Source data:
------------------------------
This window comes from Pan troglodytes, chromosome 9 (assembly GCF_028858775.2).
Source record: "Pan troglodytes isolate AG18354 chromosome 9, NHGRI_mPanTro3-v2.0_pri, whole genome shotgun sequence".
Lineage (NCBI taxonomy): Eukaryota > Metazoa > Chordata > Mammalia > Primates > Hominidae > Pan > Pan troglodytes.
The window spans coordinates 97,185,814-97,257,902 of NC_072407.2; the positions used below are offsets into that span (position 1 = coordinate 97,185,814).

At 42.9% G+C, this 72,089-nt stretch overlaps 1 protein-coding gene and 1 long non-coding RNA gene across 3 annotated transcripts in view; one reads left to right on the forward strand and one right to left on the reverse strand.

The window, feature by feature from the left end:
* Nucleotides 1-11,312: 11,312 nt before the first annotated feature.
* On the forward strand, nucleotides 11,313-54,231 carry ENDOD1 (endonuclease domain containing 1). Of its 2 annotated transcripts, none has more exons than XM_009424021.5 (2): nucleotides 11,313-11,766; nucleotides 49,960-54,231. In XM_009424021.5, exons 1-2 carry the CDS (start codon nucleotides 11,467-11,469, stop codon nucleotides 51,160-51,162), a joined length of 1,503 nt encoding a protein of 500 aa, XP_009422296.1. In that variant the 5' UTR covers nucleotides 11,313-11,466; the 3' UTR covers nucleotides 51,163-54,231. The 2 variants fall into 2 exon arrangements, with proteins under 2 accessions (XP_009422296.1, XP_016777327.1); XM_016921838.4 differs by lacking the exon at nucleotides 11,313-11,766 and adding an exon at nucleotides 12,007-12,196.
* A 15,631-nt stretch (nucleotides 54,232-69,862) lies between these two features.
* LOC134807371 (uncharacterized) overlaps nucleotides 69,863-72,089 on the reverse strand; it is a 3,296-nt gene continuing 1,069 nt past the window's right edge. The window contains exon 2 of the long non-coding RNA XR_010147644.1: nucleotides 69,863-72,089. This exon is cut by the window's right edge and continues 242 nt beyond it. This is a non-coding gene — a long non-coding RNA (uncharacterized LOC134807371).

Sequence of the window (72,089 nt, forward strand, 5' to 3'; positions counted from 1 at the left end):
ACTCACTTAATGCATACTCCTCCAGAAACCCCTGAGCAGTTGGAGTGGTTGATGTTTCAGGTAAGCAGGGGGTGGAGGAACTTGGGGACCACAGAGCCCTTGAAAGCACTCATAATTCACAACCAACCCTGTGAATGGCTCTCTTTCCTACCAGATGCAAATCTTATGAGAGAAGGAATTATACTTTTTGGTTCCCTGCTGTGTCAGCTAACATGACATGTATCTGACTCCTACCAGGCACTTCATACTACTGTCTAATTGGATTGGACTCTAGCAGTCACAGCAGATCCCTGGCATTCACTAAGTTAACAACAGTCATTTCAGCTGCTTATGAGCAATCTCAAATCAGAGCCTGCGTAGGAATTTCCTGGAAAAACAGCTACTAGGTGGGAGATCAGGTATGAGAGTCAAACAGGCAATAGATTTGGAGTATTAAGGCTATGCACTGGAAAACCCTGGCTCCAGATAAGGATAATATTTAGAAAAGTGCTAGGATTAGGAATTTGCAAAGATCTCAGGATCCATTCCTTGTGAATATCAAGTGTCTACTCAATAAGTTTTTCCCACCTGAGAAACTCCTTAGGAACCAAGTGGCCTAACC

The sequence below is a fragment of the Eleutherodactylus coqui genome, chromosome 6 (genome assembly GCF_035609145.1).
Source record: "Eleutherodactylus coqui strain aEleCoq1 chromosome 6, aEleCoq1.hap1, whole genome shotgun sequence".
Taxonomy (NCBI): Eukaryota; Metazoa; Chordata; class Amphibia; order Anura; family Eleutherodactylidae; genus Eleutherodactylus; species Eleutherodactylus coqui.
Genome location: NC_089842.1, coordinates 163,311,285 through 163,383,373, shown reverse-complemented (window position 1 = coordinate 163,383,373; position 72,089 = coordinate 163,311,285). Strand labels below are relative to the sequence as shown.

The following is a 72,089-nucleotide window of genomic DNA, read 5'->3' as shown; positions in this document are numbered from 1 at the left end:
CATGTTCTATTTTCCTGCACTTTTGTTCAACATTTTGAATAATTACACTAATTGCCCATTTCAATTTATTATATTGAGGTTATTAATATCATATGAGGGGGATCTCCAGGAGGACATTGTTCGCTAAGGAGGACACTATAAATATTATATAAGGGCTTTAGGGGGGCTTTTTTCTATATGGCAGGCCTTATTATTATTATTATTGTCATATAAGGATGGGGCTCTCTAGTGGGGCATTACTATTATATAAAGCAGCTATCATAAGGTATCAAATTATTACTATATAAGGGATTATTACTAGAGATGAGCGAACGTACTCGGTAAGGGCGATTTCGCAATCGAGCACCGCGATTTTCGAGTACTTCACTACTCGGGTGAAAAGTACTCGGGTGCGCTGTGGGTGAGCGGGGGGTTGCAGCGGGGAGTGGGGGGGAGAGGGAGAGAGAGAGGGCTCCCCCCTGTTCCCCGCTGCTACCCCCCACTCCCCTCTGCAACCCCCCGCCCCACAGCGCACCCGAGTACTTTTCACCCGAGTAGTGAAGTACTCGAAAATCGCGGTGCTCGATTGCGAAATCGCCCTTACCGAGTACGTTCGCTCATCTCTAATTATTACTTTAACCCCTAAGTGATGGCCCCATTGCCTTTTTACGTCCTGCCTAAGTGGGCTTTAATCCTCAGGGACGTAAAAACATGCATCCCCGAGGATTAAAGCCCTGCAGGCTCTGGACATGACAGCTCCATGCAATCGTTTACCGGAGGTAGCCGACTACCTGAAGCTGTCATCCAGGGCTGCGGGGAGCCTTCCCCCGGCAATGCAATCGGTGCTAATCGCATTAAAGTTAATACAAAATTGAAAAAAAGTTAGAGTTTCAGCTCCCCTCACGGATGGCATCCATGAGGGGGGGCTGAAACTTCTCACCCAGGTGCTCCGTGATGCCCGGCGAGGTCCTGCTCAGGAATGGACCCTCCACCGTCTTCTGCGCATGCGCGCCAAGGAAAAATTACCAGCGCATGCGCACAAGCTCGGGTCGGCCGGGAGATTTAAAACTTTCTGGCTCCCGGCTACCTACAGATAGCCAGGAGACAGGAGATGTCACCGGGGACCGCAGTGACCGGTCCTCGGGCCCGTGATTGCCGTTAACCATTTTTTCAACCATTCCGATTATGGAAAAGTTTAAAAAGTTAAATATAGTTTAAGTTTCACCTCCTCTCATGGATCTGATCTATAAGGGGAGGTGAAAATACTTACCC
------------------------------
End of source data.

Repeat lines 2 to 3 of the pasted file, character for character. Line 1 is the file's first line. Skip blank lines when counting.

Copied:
Source record: "Pan troglodytes isolate AG18354 chromosome 9, NHGRI_mPanTro3-v2.0_pri, whole genome shotgun sequence".
Lineage (NCBI taxonomy): Eukaryota > Metazoa > Chordata > Mammalia > Primates > Hominidae > Pan > Pan troglodytes.